This powerful change in thinking is put into practice in Japan, where students of all abilities learn together (including school club activities). At lunch with a Japanese friend, gushing over our experience at a traditional kindergarten, my friend pointed out that American school systems did have some advantages, at least from her point of view: children can move ahead based on natural ability.
American children might be put into accelerated learning classes for students deemed ‘gifted’ or even skipped ahead a year in elementary school. Children who are struggling with subject matter might be asked to repeat a grade.
[T]here is a pervasive belief – reinforced in school – that it’s less about what you’re born with than what you do.
While my friend felt this system was admirable, psychologist Angela Duckworth in her best-selling book Grit, sees it differently. In her work, the Japanese school system is held up as a model of teaching resilience, or as Duckworth terms it, ‘grit.’
“Instead of dividing kids up [in Japanese schools], there is a pervasive belief – reinforced in school – that it’s less about what you’re born with than what you do,” Duckworth writes. Some children might have more natural ability in math, some in art, some in music. Yet the schools don’t promote natural ability. Instead, they teach that with effort, anyone can become competent at any skill. Children might just not know how to do something… yet.
Duckworth goes on to make the persuasive case that this focus by Japanese schools on teaching effort rather than solely rewarding natural ability can have a multitude of other benefits, including increased satisfaction at school.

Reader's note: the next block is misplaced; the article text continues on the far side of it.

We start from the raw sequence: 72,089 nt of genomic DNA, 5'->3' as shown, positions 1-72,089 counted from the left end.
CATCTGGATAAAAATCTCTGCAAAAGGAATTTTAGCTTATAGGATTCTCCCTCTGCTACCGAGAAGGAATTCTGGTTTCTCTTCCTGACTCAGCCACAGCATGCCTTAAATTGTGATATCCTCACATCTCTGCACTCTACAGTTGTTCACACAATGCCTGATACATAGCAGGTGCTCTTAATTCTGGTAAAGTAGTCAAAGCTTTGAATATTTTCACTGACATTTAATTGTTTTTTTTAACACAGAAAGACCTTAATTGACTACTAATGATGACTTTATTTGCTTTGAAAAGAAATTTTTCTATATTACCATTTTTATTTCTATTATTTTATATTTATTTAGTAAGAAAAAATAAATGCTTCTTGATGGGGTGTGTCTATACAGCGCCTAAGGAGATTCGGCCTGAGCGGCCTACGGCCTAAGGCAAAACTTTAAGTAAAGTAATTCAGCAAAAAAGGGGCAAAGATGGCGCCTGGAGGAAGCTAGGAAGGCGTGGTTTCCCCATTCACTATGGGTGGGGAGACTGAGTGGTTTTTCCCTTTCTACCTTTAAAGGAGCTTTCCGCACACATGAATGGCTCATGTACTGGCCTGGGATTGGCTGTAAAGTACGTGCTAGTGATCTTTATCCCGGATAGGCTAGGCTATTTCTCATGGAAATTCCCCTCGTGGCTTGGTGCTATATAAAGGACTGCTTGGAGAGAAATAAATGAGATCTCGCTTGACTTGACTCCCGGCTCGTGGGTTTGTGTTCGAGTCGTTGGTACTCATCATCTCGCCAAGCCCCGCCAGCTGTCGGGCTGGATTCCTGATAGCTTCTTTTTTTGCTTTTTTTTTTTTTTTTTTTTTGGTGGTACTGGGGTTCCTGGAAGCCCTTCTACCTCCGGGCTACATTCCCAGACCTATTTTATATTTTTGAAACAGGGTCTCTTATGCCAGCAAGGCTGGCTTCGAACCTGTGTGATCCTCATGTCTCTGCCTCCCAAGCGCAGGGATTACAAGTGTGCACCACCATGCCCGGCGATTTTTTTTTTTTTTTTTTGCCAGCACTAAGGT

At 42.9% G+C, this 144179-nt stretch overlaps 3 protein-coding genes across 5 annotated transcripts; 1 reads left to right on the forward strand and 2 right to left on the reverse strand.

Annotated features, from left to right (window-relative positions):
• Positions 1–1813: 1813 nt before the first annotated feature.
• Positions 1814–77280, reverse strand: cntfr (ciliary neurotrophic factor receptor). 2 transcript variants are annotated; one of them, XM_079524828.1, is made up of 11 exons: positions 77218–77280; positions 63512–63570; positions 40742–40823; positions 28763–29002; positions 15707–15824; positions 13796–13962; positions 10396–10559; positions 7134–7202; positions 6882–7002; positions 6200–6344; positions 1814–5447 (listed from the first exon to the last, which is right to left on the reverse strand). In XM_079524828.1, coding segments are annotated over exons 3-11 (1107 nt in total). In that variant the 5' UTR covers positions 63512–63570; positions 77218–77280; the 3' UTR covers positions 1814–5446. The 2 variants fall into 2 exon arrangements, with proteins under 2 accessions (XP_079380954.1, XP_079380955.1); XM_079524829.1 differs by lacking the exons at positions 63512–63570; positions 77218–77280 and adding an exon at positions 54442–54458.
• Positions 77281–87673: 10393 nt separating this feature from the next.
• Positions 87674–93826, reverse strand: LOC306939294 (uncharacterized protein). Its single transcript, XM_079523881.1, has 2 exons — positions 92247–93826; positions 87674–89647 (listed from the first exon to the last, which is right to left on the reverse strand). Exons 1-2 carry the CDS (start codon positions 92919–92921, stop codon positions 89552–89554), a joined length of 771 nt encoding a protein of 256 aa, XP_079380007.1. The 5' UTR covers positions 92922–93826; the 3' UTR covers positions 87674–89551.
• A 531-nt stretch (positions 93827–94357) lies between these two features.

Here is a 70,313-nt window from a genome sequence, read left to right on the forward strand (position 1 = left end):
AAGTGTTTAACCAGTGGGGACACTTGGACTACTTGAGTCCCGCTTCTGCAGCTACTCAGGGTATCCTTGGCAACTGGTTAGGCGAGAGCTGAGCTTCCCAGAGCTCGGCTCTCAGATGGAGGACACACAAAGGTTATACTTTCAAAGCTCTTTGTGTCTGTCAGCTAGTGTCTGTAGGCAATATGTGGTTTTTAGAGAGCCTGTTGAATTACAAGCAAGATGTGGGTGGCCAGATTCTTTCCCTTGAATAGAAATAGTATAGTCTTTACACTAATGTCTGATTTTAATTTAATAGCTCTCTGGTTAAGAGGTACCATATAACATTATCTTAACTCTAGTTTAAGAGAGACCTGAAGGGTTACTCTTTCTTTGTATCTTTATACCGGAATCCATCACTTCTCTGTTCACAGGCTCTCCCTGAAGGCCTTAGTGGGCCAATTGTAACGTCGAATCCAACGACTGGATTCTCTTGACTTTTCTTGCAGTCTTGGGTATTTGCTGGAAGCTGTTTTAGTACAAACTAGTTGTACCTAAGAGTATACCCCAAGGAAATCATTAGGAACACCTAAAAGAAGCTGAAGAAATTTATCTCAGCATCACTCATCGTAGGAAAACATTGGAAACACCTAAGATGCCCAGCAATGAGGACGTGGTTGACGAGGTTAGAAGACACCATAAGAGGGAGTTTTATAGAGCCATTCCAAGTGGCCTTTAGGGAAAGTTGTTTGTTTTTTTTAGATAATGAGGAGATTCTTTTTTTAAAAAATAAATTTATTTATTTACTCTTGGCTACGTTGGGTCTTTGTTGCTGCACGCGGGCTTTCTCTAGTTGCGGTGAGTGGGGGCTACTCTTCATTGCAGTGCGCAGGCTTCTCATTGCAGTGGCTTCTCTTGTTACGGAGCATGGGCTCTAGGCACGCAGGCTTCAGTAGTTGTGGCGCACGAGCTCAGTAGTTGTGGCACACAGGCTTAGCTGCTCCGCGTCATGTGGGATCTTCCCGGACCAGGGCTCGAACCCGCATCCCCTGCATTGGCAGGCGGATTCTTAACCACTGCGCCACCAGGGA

Building a strong foundation through “Hansei”
Teaching the value of effort and hard work to children has certainly been my experience with my son’s kindergarten. On its website, our school states that its central principle is to give children a solid foundation to build upon; to make them strong in heart and body. During our parent-teacher meetings, my child’s teacher gives detailed feedback on his effort in the three-year-old class, including that he hasn’t mastered putting the toys away cheerfully (yet!).
[T]hey teach that with effort, anyone can become competent at any skill.
For older children, the Japanese concept of hansei (self-reflection) becomes more important. Put into practice, hansei helps you identify where you have room for improvement and most importantly, how to achieve that improvement. Students are often asked to create goals and identify plans to reach them. The ‘growth mindset’ hansei fosters gives students a sense of control over their future — if they want a better outcome, they must make a plan and work hard.
My son is now three-and-a-half, and from time to time, I’ll overhear him working at a difficult task, whispering to himself “We always try again,” as he works to master it. We’re off to a better start to resilience, one I hope to keep growing in alongside him.
Even better, he always encourages his one-year-old sister. For big and small goals such as difficulty in playing with a complicated toy or learning to climb the stairs, he’s usually right beside her, cheering her on: “Try again! You can do it!”
How do you approach resilience as a parent? Share your thoughts in the comments.